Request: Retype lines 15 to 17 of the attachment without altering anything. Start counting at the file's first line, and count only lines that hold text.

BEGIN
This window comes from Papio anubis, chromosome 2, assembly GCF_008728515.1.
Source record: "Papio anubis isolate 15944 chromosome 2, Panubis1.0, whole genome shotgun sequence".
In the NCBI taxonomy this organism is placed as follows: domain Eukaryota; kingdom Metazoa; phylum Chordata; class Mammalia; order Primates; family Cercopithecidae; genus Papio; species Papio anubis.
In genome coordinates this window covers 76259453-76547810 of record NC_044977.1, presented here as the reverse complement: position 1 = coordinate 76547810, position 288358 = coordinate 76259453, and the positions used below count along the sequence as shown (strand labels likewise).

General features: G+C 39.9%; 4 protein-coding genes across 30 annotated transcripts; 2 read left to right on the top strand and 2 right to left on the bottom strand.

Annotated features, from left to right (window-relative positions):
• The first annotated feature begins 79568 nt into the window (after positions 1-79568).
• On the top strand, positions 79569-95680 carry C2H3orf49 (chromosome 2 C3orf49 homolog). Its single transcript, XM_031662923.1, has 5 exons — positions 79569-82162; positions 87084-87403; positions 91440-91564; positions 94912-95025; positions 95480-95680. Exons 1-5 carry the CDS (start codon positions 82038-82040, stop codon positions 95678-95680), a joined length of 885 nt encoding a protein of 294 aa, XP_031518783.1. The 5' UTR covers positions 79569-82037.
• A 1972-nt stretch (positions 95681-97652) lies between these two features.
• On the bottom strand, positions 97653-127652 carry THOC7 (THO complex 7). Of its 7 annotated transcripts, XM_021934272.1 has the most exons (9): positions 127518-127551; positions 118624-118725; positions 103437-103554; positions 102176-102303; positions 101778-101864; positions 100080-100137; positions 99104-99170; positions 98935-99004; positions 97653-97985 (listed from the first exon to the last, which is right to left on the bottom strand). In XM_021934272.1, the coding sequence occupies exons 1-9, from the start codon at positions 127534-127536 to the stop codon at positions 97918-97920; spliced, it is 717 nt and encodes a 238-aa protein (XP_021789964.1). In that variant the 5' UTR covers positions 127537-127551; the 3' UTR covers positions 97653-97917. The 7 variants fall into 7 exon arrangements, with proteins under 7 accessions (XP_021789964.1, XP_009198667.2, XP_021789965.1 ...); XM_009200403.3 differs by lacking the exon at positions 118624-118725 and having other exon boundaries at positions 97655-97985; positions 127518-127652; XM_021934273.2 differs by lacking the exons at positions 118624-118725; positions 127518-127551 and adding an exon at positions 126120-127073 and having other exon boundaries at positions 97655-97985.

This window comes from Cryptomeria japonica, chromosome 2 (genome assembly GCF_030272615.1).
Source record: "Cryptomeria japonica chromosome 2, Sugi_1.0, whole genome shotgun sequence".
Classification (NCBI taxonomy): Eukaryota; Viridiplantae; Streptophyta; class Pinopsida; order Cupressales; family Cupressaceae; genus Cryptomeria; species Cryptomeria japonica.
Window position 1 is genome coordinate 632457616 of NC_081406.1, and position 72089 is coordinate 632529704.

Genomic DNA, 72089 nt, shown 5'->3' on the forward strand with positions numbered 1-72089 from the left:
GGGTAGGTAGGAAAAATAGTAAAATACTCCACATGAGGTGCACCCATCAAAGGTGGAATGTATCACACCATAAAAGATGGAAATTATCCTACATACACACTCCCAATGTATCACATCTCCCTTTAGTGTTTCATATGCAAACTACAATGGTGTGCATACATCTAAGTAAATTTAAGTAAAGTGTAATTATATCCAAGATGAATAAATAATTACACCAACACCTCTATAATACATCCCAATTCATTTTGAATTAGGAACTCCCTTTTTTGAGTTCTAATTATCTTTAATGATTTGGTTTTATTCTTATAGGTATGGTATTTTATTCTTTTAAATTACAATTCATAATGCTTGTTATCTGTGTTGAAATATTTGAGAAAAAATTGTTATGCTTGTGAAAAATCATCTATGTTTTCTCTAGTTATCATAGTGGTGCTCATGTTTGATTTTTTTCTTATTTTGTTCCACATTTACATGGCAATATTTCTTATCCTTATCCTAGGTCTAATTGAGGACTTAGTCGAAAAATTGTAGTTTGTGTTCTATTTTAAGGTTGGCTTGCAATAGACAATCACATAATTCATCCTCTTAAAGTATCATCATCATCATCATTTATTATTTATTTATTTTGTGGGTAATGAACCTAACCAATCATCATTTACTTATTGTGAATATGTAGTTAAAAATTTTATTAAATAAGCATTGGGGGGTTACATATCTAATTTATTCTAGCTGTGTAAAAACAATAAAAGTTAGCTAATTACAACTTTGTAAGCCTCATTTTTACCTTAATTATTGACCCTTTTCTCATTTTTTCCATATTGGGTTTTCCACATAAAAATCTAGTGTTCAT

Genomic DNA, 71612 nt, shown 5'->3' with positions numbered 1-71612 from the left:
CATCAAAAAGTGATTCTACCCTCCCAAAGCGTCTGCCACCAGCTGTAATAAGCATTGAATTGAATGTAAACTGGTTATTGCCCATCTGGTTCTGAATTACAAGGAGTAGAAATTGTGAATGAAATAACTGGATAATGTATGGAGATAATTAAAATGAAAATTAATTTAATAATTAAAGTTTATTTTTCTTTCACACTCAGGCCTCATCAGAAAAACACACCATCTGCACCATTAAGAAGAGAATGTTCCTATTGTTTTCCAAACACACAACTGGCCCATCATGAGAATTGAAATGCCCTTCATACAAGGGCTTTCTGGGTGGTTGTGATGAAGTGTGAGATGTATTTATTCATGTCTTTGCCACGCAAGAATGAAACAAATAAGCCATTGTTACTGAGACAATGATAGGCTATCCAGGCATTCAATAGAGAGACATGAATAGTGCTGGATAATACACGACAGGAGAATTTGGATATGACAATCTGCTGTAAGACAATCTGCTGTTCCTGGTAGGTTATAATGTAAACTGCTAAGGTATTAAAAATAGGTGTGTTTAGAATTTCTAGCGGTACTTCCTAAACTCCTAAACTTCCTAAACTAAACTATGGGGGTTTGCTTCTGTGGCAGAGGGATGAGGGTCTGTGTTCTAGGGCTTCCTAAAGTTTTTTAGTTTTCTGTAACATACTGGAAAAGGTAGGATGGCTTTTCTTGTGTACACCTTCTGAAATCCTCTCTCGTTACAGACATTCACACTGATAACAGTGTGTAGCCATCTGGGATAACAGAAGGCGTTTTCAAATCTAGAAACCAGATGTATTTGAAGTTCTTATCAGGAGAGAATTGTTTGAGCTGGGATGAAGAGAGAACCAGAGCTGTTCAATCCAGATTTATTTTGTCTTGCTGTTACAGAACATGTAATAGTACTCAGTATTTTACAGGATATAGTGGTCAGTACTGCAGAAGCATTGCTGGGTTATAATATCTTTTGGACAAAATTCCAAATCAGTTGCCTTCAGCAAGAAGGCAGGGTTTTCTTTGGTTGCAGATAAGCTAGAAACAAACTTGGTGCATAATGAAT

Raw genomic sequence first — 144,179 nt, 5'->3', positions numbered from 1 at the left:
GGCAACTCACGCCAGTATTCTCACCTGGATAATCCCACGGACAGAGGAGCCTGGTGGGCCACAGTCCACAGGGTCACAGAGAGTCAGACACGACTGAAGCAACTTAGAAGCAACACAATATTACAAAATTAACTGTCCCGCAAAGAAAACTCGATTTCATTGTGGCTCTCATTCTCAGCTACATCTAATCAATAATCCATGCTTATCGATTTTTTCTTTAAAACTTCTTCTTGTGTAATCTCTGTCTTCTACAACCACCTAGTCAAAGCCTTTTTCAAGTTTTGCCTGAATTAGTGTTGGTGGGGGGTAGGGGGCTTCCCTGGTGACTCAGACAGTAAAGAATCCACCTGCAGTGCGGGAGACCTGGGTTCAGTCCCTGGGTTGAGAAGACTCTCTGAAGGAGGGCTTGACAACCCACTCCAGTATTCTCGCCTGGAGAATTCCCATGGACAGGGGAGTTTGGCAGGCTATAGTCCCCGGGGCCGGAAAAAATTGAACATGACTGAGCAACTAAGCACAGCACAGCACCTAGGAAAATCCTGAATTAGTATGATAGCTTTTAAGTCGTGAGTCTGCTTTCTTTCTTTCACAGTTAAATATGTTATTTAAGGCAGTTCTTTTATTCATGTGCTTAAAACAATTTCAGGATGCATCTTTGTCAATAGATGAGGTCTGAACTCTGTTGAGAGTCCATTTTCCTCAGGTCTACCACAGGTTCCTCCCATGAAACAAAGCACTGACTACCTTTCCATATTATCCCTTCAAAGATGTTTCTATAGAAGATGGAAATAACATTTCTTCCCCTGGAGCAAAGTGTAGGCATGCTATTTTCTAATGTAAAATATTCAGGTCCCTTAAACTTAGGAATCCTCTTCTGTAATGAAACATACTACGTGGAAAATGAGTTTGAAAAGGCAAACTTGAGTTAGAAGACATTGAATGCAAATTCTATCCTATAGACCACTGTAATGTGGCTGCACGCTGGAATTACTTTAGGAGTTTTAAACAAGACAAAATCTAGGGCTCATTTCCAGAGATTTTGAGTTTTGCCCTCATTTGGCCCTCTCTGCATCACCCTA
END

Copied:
Genomic DNA, 72089 nt, shown 5'->3' on the forward strand with positions numbered 1-72089 from the left:
GGGTAGGTAGGAAAAATAGTAAAATACTCCACATGAGGTGCACCCATCAAAGGTGGAATGTATCACACCATAAAAGATGGAAATTATCCTACATACACACTCCCAATGTATCACATCTCCCTTTAGTGTTTCATATGCAAACTACAATGGTGTGCATACATCTAAGTAAATTTAAGTAAAGTGTAATTATATCCAAGATGAATAAATAATTACACCAACACCTCTATAATACATCCCAATTCATTTTGAATTAGGAACTCCCTTTTTTGAGTTCTAATTATCTTTAATGATTTGGTTTTATTCTTATAGGTATGGTATTTTATTCTTTTAAATTACAATTCATAATGCTTGTTATCTGTGTTGAAATATTTGAGAAAAAATTGTTATGCTTGTGAAAAATCATCTATGTTTTCTCTAGTTATCATAGTGGTGCTCATGTTTGATTTTTTTCTTATTTTGTTCCACATTTACATGGCAATATTTCTTATCCTTATCCTAGGTCTAATTGAGGACTTAGTCGAAAAATTGTAGTTTGTGTTCTATTTTAAGGTTGGCTTGCAATAGACAATCACATAATTCATCCTCTTAAAGTATCATCATCATCATCATTTATTATTTATTTATTTTGTGGGTAATGAACCTAACCAATCATCATTTACTTATTGTGAATATGTAGTTAAAAATTTTATTAAATAAGCATTGGGGGGTTACATATCTAATTTATTCTAGCTGTGTAAAAACAATAAAAGTTAGCTAATTACAACTTTGTAAGCCTCATTTTTACCTTAATTATTGACCCTTTTCTCATTTTTTCCATATTGGGTTTTCCACATAAAAATCTAGTGTTCAT

Genomic DNA, 71612 nt, shown 5'->3' with positions numbered 1-71612 from the left: